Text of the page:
He’s bringing his priesthood to role as moderator of curia

By Catholic New World
Sunday, September 9, 2012

Father Peter Snieg is used to working in administration. He served as rector at Quigley High School Seminary at the time of its closing in 2007. Following that, Snieg became vice rector and then rector of St. Joseph’s Seminary, where he just completed construction of a new college seminary building at Loyola University.

In January, Cardinal George announced that he had a new job for Snieg as moderator of the curia. It’s one of the senior administrative positions in the Archdiocese of Chicago and oversees most of the departments that work out of the archdiocese’s two pastoral centers.

Snieg recently sat down with editor Joyce Duriga to discuss his new role.

Catholic New World: Can you explain what the moderator of the curia is and why the archdiocese switched the structure?

Father Peter Snieg: The curia is the administrative offices underneath the cardinal archbishop or underneath the bishop of any diocese. A bishop does not have to have a moderator of the curia but it is generally viewed as a good thing for large dioceses and archdioceses such as Chicago.

The word curia goes back to early ancient Roman days and means a gathering of people to come together and work things out. In a more modern sense a moderator of the curia brings people together — specifically the administrative offices and departments that report to the moderator of the curia and the agencies under them.

So my job is to bring people together to help the cardinal-archbishop. Of course, his job is to teach, sanctify and govern the Archdiocese of Chicago. My job is to pull all of the administrative people together and to help him realize his mission for the Archdiocese of Chicago. We really are an extension of the cardinal-archbishop.

CNW: You said it is a good thing for an archdiocese of this size to have a moderator of the curia. Why?

Snieg: In answering that it leads to the next question of why there was a change from having a chancellor to the moderator of the curia. We’ve had Jimmy Lago as the chancellor but it is usually not the chancellor in the diocese who would hold this position of bringing together.

The specific job of the chancellor is archives and records and notary. Jimmy has now moved in that direction of the true chancellor of the archdiocese, with a few more additions to his job from the cardinal. The structure is generally moderator of the curia and vicar general. The vicar general could be the moderator of the curia and in some dioceses he is. The moderator of the curia must be a priest.

I would say the change was made in a sense because the archdiocese is so large. The cardinal decided to go to the kind of recommended form that may benefit the archdiocese in a better way so that we can separate duties to have a chancellor doing what a chancellor does and somebody moderating the departments and agencies and the administrative duties.

It’s really pulling apart duties and putting them where they can best serve the archdiocese.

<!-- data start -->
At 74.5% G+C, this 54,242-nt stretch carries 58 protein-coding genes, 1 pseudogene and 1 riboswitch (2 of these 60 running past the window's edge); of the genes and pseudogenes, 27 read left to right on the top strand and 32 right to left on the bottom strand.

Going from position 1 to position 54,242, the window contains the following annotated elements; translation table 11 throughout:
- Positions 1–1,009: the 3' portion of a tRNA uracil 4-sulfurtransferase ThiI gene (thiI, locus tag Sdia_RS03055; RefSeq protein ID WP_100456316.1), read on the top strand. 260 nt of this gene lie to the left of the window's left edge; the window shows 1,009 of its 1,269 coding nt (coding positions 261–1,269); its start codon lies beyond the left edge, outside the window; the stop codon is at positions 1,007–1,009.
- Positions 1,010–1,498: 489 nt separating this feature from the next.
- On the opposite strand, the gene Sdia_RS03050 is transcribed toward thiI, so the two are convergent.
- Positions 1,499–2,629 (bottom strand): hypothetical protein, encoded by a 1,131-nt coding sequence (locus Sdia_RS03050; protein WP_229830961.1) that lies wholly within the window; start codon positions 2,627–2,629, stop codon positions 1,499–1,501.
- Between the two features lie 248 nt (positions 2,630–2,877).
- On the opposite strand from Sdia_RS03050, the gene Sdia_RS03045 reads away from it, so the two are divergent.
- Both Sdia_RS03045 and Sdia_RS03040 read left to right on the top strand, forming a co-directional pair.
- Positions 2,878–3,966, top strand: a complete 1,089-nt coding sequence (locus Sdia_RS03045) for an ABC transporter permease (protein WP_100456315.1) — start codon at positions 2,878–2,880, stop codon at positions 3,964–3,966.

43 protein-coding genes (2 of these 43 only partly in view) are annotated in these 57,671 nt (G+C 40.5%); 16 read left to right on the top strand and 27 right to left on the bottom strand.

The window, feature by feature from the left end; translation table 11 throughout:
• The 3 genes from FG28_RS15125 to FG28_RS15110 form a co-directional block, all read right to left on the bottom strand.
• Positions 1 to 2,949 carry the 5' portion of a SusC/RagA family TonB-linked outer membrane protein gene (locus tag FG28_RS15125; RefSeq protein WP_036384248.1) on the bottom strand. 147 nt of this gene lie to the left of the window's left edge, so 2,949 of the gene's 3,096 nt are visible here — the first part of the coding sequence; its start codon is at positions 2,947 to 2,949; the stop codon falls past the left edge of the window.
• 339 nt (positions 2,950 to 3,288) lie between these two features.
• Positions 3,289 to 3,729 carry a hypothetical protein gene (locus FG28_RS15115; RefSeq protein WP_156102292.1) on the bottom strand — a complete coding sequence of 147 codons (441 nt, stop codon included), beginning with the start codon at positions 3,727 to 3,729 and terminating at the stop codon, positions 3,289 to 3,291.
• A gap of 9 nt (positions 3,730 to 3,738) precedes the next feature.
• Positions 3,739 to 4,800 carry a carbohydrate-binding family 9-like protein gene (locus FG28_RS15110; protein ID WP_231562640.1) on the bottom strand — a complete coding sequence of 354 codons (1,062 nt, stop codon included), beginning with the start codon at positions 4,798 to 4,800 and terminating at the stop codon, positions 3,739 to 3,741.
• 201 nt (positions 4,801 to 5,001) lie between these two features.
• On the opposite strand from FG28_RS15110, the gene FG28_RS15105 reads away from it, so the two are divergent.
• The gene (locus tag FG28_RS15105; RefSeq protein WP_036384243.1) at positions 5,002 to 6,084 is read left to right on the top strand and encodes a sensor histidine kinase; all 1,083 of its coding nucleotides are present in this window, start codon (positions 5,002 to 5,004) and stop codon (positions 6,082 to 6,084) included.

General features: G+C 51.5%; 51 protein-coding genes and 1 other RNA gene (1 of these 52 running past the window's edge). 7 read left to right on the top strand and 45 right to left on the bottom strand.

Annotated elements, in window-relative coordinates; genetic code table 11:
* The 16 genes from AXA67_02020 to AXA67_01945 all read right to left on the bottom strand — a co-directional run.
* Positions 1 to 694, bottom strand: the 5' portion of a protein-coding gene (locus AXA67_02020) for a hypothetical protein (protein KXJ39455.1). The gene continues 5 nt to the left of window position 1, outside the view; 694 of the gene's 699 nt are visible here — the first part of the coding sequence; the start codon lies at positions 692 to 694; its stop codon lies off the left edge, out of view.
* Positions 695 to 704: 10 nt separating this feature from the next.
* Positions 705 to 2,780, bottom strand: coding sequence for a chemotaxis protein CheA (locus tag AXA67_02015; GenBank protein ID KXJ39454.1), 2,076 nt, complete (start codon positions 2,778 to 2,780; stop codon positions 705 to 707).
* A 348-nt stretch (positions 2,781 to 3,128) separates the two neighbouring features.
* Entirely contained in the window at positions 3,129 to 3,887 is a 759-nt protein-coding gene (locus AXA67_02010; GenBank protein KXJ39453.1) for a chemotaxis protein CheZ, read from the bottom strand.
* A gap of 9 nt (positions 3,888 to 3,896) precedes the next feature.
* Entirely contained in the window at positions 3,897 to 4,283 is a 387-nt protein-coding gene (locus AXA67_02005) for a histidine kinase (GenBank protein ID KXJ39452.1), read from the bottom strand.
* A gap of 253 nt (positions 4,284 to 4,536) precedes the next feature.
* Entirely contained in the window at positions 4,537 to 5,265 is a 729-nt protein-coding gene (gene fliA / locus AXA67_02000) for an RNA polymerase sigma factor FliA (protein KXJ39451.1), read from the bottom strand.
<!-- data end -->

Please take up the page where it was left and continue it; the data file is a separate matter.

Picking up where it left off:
CNW: Why do some dioceses have only chancellors and it seems to work well?

Snieg: I would say that it is more of the preference on a bishop’s particular style and, most often, the size of the diocese. The Archdiocese of Chicago is very large. You have seven departments but numerous agencies under those departments so it is a very large archdiocese.

If somebody would ask me what I would liken this role to — after eight weeks of doing this — it would be a chief operating officer. That might be a modern term for somebody out there to understand what is a moderator of the curia.

But as a priest I bring my priestly ministry to that role. I think that is a key factor in the cardinal making this change and asking me to do this. We are all an extension of his ministry but I am, in particular, an extension of his priestly ministry. He’s asking me to bring priestly ministry also to the department heads and agency directors to make sure that we always remember first and foremost that we are a church. A lot of business happens in the church but we have to always call ourselves back and remember that we function as a church.

CNW: So there is a pastoral side to this job? It’s not all administrative.

Snieg: Yes, there are a lot of administrative duties that go along with the chief operating officer. I think the cardinal would not like the term chief operating officer because it implies of a company so that is why we say moderator of the curia, because I’m a priest who happens to be the person in charge of administrative duties.

But you are dealing with department directors and agency directors and all of the people under them, the support staff, and they are people. So when you are dealing with people of faith on a daily basis it has to be pastoral.

It has to be a pastoral activity so I must be priest to them. They have to see me more as priest and as a person of faith and not just somebody who has a title and who is going to make decisions.

In that sense when it comes to decisions there are some day-to-day decisions that I will make as moderator of the curia but as we all together assist the cardinal-archbishop, my role is to bring people together, gather information and to help him make good decisions for the archdiocese because ultimately he’s in charge of the archdiocese.